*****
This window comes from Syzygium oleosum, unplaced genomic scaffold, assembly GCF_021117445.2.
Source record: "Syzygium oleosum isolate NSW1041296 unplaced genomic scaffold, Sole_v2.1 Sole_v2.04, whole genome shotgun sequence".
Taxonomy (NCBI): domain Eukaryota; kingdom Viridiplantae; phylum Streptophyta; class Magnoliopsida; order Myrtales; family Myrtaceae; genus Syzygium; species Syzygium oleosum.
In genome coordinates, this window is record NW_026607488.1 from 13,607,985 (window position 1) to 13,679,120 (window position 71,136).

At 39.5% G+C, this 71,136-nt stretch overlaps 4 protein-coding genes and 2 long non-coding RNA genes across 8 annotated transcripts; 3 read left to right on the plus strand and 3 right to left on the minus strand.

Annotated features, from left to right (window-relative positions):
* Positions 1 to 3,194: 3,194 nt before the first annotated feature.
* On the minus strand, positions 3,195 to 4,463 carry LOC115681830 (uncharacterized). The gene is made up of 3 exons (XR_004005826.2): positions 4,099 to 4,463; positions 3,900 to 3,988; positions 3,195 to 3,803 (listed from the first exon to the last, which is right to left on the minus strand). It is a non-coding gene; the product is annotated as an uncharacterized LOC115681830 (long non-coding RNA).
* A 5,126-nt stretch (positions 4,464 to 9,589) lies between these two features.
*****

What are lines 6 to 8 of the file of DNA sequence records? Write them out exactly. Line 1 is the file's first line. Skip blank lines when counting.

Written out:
Annotated features, from left to right (window-relative positions):
* Positions 1 to 3,194: 3,194 nt before the first annotated feature.
* On the minus strand, positions 3,195 to 4,463 carry LOC115681830 (uncharacterized). The gene is made up of 3 exons (XR_004005826.2): positions 4,099 to 4,463; positions 3,900 to 3,988; positions 3,195 to 3,803 (listed from the first exon to the last, which is right to left on the minus strand). It is a non-coding gene; the product is annotated as an uncharacterized LOC115681830 (long non-coding RNA).